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Why does my bed look rubbish?!

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I created this bed under a cedar tree earlier this year and it looked ok. All plants were researched and recommended on here. It looks messy and unkept now. I pulled the weeds out the  today after I took the photo. I'm new to gardening and garden design. What can I do to make it look like a pretty bed and not an unkept bed of weeds?!image

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  • ObelixxObelixx Vendée, Western FrancePosts: 27,568

    Weed it!  Water it.  Feed it.  Soil looks a bit poor and parched between plants.   Then be patient.

    Water it in dry spells as the new plants will still be trying to get their roots down and are competing with that tree for water and nutrients.   Mulch with well rotted compost and/or manure in autumn after some serious rain and when the herbaceous perennials have died down.

    Give a generous feed of blood, fish and bone next spring, water well.  The cedar is always going to leech moisture and nutrients so you have to keep the soil in good nick and water in dry spells or the plants will always struggle to thrive.  I believe we did mention that the soil would be poor...........

    "We don't stop playing because we grow old; we grow old because we stop playing." - George Bernard Shaw
  • FairygirlFairygirl west central ScotlandPosts: 46,129

    As already said Liz - new plants need regular watering till established - and the location of those will mean regular watering for longer than  most plants. 

    Annual spring feeding, watering and a layer of mulch after watering will be the regime long term. Weeds need removed - same as in any part of the garden. They'll thrive where less tough, desirable plants don't, so you have to keep on top of that till your 'wanted' plants get the upper hand. image

    It's a place where beautiful isn't enough of a word....


  • Liz WarnerLiz Warner Posts: 199

    Morning all. Thank you so much for replying. You're right-I was advised that the soil is poor and I'd struggle but I'm stubborn! I will mulch and feed as recommended and I do water regularly. The shrubs at the back were bought small so I think I need to be patient and let them grow before I'm too mean about them. In the bed is lupin, skimmia, sweet box, azaelea, geraniums.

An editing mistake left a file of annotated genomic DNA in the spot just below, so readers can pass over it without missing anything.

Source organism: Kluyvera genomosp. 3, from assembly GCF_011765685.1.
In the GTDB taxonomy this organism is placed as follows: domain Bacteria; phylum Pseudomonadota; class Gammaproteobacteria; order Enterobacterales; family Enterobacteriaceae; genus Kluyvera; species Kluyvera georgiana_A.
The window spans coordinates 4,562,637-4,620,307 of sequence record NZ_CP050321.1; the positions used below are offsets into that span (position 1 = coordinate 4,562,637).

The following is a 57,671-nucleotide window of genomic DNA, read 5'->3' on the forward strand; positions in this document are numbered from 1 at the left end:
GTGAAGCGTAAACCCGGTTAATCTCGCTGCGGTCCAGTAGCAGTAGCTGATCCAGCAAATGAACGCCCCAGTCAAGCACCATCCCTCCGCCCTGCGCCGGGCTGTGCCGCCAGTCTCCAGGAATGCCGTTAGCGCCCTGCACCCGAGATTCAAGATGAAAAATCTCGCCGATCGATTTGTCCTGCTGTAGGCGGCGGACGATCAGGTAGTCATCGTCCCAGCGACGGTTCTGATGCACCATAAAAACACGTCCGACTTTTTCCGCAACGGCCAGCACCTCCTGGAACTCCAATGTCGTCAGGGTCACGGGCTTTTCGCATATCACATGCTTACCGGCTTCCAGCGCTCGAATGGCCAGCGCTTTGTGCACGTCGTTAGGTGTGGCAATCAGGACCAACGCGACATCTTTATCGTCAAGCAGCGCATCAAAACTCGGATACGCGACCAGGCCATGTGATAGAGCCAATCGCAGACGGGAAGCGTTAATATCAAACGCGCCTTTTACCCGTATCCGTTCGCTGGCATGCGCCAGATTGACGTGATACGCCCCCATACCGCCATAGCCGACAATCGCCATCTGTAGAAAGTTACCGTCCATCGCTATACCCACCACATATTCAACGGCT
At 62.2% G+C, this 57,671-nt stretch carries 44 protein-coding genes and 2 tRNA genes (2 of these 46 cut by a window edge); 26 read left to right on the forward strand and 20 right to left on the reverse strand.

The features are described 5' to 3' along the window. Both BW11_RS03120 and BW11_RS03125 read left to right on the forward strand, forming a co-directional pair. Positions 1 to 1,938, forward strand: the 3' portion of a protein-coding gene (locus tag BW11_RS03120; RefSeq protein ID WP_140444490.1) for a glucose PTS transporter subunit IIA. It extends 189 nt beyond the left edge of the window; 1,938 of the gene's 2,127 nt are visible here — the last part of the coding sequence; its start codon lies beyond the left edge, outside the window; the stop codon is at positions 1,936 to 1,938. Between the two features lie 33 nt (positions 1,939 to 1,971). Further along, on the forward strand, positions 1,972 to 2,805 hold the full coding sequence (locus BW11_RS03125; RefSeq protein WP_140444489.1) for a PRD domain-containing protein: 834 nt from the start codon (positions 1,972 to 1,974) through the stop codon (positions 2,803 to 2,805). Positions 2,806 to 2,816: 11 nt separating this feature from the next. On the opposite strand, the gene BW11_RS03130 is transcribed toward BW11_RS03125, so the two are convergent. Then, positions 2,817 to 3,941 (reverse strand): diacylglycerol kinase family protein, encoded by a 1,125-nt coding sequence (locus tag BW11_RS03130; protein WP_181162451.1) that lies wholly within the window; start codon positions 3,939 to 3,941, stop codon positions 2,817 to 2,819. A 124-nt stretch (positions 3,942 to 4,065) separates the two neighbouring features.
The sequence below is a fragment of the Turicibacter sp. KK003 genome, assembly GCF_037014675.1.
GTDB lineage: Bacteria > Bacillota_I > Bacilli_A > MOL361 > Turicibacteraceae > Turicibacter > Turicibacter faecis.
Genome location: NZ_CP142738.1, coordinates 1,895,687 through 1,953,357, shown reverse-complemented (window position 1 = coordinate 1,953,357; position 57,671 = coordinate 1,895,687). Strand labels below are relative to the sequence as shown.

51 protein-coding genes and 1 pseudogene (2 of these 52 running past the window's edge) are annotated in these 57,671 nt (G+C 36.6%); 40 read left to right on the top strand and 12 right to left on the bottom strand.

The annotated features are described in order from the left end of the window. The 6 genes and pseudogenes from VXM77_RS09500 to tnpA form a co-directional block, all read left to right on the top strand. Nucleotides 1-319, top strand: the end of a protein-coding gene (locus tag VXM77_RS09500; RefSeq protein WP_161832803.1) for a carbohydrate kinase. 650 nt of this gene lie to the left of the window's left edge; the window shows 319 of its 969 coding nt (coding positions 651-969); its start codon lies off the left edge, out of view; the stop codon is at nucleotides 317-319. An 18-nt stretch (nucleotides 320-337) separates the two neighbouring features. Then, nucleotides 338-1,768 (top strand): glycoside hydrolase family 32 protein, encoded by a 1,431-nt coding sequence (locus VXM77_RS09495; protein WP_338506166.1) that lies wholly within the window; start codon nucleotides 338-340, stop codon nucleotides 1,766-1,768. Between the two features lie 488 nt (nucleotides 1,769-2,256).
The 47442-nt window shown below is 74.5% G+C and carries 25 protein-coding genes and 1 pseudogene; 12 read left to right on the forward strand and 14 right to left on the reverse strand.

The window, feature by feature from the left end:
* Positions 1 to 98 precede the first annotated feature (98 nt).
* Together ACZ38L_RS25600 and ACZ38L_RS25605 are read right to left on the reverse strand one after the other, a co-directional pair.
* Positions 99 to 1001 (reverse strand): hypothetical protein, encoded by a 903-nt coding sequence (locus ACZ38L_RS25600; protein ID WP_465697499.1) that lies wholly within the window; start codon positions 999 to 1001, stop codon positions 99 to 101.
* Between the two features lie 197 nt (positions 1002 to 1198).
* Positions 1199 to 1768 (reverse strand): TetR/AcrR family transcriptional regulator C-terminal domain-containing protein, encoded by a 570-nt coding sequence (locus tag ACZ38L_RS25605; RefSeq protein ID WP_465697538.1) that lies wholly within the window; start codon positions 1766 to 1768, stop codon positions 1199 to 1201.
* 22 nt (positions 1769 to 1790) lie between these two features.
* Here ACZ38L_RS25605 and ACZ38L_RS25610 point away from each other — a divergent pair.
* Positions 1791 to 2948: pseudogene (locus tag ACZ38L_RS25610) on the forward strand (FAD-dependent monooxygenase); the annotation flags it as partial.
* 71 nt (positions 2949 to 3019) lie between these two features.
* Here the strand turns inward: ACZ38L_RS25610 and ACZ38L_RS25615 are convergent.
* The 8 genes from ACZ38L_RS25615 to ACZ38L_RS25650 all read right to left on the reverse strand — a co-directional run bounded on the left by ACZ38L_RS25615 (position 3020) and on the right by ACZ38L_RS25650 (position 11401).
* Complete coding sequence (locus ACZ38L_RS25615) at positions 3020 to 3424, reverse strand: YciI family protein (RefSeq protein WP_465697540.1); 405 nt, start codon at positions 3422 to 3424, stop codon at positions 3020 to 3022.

• raisingirlraisingirl East Devon, on the Edge of Exmoor.Posts: 5,543

    Photo taken of a bed under the partial shade of a beech tree in July 2015

    I think we can agree this looks rubbish

    image

    Same view this July, having watered, mulched and weeded in between times. Still not exactly a prize winner but definitely looking better. It takes a little time.

    image

    “Light thinks it travels faster than anything but it is wrong. No matter how fast light travels, it finds the darkness has always got there first” 
  • TopbirdTopbird Posts: 6,974

    I have a large woodland border with several mature trees. Looks good from autumn to spring - but it's pretty rubbish at this time of year because the soil is poor & the ground is really dry (too large an area to water regularly).

    Two plants which really earn their keep just now are geranium nodosum and the silver leafed lamium maculatums.They only seem to fade a little when the soil is really parched and it's very hot but they soon perk up with a drop of rain.

    Otherwise - water & mulch as aboveimage

    Last edited: 06 August 2017 09:25:51

    Heaven is ... sitting in the garden with a G&T and a cat while watching the sun go down
  • BorderlineBorderline Posts: 4,632

    I think you are being too harsh on yourself. The way you have planted will have been text book style planting with spacings, so in reality, it's about being patient. With so many programmes including Gardeners' World, squeezing plants here and there, you forget that they spread with time and they grow tall with time.

    It's true, planting under trees limits some plants, but then again, isn't that with gardening in general? It's usually through trial and error, listening to a bit of advice here and there, trying new things yourself, and most of all, trying to create your own style but working with plants you think would thrive in that area.

  • Liz WarnerLiz Warner Posts: 199

    Wow raisengirl- that's really interesting to see the before and after. Maybe I'm not watering enough then. And I definitely mulch in the autumn. Any particular kind of mulch?

  • Liz WarnerLiz Warner Posts: 199

    Thanks borderline. Sometimes I'm too impatient!

  • ObelixxObelixx Vendée, Western FrancePosts: 27,568

    Well rotted garden compost and/or farmyard manure.  If you don't have those, you can buy bags of manure in good diy stores or find a local riding school.   Cheap multi purpose compost will also do but you should then add some bonemeal for autumn mulching and blood, fish and bone for spring.

    "We don't stop playing because we grow old; we grow old because we stop playing." - George Bernard Shaw
  • raisingirlraisingirl East Devon, on the Edge of Exmoor.Posts: 5,543

    My local garden centre sells a rotted manure/compost blend that works really well. My soil is heavy clay so I also use grit as a mulch in some places and also bark chips. Nothing exceptional, in other words. image

    I mulch in Spring, as a rule, but that's because it's clay (to let the frost get at the soil over winter).

    Last edited: 06 August 2017 11:32:42

    “Light thinks it travels faster than anything but it is wrong. No matter how fast light travels, it finds the darkness has always got there first” 
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